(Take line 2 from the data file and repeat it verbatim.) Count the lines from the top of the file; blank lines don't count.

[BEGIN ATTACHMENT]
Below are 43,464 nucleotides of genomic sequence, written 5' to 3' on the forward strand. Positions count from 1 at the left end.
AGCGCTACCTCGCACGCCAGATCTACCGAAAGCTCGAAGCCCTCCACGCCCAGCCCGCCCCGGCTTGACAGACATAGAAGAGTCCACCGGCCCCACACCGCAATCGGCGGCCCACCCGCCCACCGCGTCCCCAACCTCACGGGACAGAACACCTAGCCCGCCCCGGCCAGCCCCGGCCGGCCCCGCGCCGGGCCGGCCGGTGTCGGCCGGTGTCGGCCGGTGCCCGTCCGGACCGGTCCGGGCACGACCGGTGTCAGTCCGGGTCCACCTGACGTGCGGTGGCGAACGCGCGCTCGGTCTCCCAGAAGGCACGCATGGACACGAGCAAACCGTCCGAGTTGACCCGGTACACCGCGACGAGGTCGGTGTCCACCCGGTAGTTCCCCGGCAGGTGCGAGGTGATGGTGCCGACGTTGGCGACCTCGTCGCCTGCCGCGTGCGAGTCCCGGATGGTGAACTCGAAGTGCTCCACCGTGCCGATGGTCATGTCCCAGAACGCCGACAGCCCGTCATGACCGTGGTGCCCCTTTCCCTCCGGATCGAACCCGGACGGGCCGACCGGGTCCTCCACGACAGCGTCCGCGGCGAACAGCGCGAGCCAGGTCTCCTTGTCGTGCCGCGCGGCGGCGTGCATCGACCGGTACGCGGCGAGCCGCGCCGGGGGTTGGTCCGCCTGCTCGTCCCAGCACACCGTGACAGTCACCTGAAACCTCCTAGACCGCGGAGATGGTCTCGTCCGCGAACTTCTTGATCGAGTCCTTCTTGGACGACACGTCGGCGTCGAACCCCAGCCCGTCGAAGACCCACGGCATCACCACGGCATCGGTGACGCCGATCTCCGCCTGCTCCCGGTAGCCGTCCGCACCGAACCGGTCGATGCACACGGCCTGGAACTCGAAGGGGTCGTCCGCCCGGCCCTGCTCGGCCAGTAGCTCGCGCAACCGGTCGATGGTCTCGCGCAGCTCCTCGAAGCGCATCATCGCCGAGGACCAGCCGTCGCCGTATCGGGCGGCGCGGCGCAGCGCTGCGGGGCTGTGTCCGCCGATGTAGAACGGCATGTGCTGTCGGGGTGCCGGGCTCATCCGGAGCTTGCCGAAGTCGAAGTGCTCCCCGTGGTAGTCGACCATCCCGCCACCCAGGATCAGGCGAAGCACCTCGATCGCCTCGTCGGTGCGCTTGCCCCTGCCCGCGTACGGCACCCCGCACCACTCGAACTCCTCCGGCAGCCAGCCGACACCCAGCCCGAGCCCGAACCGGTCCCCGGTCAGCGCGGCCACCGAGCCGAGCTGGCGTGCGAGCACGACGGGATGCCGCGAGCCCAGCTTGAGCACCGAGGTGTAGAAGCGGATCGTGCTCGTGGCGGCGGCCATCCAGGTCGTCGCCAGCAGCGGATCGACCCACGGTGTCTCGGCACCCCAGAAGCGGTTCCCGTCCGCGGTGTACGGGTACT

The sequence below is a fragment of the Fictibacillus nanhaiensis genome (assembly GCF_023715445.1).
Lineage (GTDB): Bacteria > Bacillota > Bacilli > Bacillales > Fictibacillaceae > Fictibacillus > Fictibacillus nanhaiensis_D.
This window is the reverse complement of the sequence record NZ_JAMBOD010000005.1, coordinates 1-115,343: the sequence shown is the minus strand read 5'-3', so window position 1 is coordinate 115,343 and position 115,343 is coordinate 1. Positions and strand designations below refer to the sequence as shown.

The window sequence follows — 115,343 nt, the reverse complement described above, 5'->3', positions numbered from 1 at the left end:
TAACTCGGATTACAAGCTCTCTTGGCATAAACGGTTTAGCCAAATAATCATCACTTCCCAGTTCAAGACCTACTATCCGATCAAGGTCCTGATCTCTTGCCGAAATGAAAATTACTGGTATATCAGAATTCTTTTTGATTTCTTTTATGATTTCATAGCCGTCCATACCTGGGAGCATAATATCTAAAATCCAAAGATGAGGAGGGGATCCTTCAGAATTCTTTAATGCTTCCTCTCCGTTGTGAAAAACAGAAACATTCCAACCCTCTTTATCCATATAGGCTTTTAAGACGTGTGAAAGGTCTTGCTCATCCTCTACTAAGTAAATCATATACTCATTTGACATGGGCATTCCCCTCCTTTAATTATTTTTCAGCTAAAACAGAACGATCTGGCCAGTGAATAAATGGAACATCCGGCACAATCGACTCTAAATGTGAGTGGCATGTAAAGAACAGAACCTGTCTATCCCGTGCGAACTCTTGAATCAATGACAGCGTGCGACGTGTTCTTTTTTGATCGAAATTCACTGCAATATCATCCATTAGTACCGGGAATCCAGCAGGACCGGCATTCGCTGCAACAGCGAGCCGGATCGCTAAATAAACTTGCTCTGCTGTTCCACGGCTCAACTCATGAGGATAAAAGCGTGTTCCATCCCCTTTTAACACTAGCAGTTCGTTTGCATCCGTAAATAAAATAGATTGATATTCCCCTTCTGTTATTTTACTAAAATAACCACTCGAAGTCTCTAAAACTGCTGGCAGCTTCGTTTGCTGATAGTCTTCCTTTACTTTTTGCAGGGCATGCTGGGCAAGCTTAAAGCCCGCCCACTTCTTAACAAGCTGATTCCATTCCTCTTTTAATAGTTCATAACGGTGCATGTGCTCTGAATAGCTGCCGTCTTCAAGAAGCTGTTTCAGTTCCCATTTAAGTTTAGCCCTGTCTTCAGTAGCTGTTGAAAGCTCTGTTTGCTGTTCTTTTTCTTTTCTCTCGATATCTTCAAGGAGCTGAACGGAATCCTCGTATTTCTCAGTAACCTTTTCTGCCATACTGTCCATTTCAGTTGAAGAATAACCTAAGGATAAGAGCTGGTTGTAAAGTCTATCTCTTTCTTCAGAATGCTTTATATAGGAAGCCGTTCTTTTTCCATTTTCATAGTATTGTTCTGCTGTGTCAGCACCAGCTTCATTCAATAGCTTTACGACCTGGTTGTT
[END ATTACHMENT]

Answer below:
AGCGCTACCTCGCACGCCAGATCTACCGAAAGCTCGAAGCCCTCCACGCCCAGCCCGCCCCGGCTTGACAGACATAGAAGAGTCCACCGGCCCCACACCGCAATCGGCGGCCCACCCGCCCACCGCGTCCCCAACCTCACGGGACAGAACACCTAGCCCGCCCCGGCCAGCCCCGGCCGGCCCCGCGCCGGGCCGGCCGGTGTCGGCCGGTGTCGGCCGGTGCCCGTCCGGACCGGTCCGGGCACGACCGGTGTCAGTCCGGGTCCACCTGACGTGCGGTGGCGAACGCGCGCTCGGTCTCCCAGAAGGCACGCATGGACACGAGCAAACCGTCCGAGTTGACCCGGTACACCGCGACGAGGTCGGTGTCCACCCGGTAGTTCCCCGGCAGGTGCGAGGTGATGGTGCCGACGTTGGCGACCTCGTCGCCTGCCGCGTGCGAGTCCCGGATGGTGAACTCGAAGTGCTCCACCGTGCCGATGGTCATGTCCCAGAACGCCGACAGCCCGTCATGACCGTGGTGCCCCTTTCCCTCCGGATCGAACCCGGACGGGCCGACCGGGTCCTCCACGACAGCGTCCGCGGCGAACAGCGCGAGCCAGGTCTCCTTGTCGTGCCGCGCGGCGGCGTGCATCGACCGGTACGCGGCGAGCCGCGCCGGGGGTTGGTCCGCCTGCTCGTCCCAGCACACCGTGACAGTCACCTGAAACCTCCTAGACCGCGGAGATGGTCTCGTCCGCGAACTTCTTGATCGAGTCCTTCTTGGACGACACGTCGGCGTCGAACCCCAGCCCGTCGAAGACCCACGGCATCACCACGGCATCGGTGACGCCGATCTCCGCCTGCTCCCGGTAGCCGTCCGCACCGAACCGGTCGATGCACACGGCCTGGAACTCGAAGGGGTCGTCCGCCCGGCCCTGCTCGGCCAGTAGCTCGCGCAACCGGTCGATGGTCTCGCGCAGCTCCTCGAAGCGCATCATCGCCGAGGACCAGCCGTCGCCGTATCGGGCGGCGCGGCGCAGCGCTGCGGGGCTGTGTCCGCCGATGTAGAACGGCATGTGCTGTCGGGGTGCCGGGCTCATCCGGAGCTTGCCGAAGTCGAAGTGCTCCCCGTGGTAGTCGACCATCCCGCCACCCAGGATCAGGCGAAGCACCTCGATCGCCTCGTCGGTGCGCTTGCCCCTGCCCGCGTACGGCACCCCGCACCACTCGAACTCCTCCGGCAGCCAGCCGACACCCAGCCCGAGCCCGAACCGGTCCCCGGTCAGCGCGGCCACCGAGCCGAGCTGGCGTGCGAGCACGACGGGATGCCGCGAGCCCAGCTTGAGCACCGAGGTGTAGAAGCGGATCGTGCTCGTGGCGGCGGCCATCCAGGTCGTCGCCAGCAGCGGATCGACCCACGGTGTCTCGGCACCCCAGAAGCGGTTCCCGTCCGCGGTGTACGGGTACT